The Third International after Lenin

Saturday, August 6, 2016

AGAINST 'petty-bourgeois groups with a catastrophist “leave it in the ground” approach to fossil fuels.'

Some troll-bait for the radicals and leftists: a communist perspective on fossil fuels that starts with internationalism:

On coal, jobs: start with working class



In a letter below, Jerry Gardner asks about the Socialist Workers Party’s position on coal production, providing an opportunity to compare the approach of the three major parties — the capitalist Democrats and Republicans and the working-class Socialist Workers Party — on jobs, energy and the stewardship of nature.

The SWP starts with the interests of the world working class — including the need of workers and farmers in Asia, Africa and elsewhere for reliable access to electricity — and joins struggles for unions, safe working conditions and jobs, and against practices that harm the land, water and air.

“If we translate everything commonly thought of as an environmental issue into how to advance the protection of the working class, and how the working class can extend that protection to all, then we can hardly ever go wrong,” SWP National Secretary Jack Barnes said in a 1993 talk published in Capitalism’s World Disorder.

With the worldwide contraction of capitalist production and trade, layoffs in coal, oil and manufacturing are rising. The coal bosses use the downturn to attack the union, tear up pensions, speed up production and lower safety standards, leading to an increase of respiratory disease and unsafe conditions.

In recent door-to-door campaigning in Utah, Socialist Workers Party members had discussions with workers critical of the Obama administration’s policy to limit coal production with no regard for the thousands who lose their jobs, a policy supported by petty-bourgeois groups with a catastrophist “leave it in the ground” approach to fossil fuels.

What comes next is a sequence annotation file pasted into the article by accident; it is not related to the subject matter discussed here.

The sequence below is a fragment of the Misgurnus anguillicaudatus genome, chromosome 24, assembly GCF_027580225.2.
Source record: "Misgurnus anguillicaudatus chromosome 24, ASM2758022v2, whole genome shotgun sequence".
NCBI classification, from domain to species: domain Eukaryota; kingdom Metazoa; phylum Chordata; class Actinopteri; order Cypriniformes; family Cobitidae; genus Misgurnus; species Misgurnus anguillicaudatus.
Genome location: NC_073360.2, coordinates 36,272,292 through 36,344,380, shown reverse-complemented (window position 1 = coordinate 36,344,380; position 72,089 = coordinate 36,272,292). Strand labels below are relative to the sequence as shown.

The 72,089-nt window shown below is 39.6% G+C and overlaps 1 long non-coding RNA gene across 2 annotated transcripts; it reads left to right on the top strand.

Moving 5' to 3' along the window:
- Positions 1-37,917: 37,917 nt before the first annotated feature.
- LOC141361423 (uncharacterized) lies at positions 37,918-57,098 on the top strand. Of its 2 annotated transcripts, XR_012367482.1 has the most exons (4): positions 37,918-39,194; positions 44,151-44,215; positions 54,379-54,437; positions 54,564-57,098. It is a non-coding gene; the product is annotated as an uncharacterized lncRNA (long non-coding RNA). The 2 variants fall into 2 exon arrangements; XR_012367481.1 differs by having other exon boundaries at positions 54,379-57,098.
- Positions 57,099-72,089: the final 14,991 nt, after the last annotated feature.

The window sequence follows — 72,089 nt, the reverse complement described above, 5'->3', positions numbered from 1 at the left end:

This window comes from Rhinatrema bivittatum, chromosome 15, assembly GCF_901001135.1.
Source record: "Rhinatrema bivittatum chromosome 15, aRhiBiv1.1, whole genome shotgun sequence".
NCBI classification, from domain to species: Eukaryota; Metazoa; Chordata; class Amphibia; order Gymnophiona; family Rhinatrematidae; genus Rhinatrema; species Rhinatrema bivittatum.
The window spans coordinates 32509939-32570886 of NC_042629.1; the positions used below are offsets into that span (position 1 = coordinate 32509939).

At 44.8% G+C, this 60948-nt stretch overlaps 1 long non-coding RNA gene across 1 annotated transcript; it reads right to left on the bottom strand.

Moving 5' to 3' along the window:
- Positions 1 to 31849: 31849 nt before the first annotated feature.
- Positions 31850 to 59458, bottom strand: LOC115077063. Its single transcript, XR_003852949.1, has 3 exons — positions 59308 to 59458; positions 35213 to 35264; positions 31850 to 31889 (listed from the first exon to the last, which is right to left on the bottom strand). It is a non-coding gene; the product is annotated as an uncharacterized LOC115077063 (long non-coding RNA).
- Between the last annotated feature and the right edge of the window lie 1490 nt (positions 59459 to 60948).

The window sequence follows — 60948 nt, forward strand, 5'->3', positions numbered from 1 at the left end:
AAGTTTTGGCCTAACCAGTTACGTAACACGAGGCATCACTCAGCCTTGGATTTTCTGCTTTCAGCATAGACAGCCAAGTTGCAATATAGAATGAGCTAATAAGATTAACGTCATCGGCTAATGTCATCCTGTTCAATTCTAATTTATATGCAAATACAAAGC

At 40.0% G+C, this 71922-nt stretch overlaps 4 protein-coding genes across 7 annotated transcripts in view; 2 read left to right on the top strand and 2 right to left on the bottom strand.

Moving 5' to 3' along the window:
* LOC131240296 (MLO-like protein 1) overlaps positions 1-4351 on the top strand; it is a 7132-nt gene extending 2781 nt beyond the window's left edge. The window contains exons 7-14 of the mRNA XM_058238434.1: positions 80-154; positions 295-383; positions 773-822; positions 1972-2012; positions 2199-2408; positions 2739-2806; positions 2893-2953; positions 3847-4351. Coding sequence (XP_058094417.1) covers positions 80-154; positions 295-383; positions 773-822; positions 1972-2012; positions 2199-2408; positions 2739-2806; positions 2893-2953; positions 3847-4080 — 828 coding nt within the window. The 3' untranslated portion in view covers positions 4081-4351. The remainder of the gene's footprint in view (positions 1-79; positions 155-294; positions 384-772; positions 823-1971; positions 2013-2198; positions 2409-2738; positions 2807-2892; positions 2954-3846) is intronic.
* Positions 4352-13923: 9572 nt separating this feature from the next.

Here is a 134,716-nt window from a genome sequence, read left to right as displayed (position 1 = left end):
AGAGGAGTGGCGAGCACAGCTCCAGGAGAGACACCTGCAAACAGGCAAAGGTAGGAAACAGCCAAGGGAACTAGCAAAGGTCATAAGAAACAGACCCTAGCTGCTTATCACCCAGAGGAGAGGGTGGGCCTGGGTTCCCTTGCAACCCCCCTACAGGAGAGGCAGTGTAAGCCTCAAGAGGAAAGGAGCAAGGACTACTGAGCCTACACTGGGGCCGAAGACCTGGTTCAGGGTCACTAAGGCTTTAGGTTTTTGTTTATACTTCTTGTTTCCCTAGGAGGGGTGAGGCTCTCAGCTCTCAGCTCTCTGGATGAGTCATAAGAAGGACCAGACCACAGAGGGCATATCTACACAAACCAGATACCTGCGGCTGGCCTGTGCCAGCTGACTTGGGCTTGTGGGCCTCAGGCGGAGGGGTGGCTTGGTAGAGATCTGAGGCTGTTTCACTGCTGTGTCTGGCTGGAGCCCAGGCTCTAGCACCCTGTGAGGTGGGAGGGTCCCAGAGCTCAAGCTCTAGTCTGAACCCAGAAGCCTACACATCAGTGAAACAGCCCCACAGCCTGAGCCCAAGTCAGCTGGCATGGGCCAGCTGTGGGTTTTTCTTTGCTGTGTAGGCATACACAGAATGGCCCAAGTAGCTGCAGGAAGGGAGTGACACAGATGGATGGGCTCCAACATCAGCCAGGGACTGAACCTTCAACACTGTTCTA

Democratic presidential candidate Hillary Clinton angered many when she said, “We’re going to put a lot of coal miners and coal companies out of business,” while vaguely promising “economic opportunity” from “renewable energy.”

Republican nominee Donald Trump demagogically pledged, “Our steelworkers and our miners are going back to work again,” proposing free rein to mine bosses and lifting “restrictions on the production of American energy.”

In sharp contrast to the capitalist candidates, Socialist Workers Party presidential candidate Alyson Kennedy — a former coal miner — puts forward a working-class road to defend land and labor. Kennedy explains that coal causes premature deaths every year and produces enormous carbon emissions. While it will remain a major power source for some time, it’s not the solution to humanity’s long-term energy needs.

“Under the capitalist system that puts profits before human needs,” Kennedy said in a May 11 statement, “the inherent dangers in mining, the environmental consequences from uncontrolled burning of coal, and the energy needs of millions worldwide will never be solved. Under capitalism any transition to cleaner energy production means throwing thousands of miners out of work. The working class in power would ensure that every miner is guaranteed a socially useful job and rewarding place in the process of organizing such a transition.”

An example of this working-class approach can be seen in how, when the sugar industry in Cuba had to be restructured, the revolutionary government there held thousands of meetings with sugar workers and guaranteed their wages through training and the transition to other jobs. Workers and their organizations helped shape each step of the process.

“The working class must end forever the rule of the bosses,” Kennedy said. “Taking political power into our own hands, coal miners and other workers can organize to ensure no worker has to die on the job. We can take control of the stewardship of labor and the environment, and organize access to energy and electricity, equalizing workers’ conditions worldwide.”

Kennedy urges workers to join her in Washington, D.C., Sept. 8 at the United Mine Workers rally against bosses’ moves to end health care and pension benefits for thousands of retired miners and their families.

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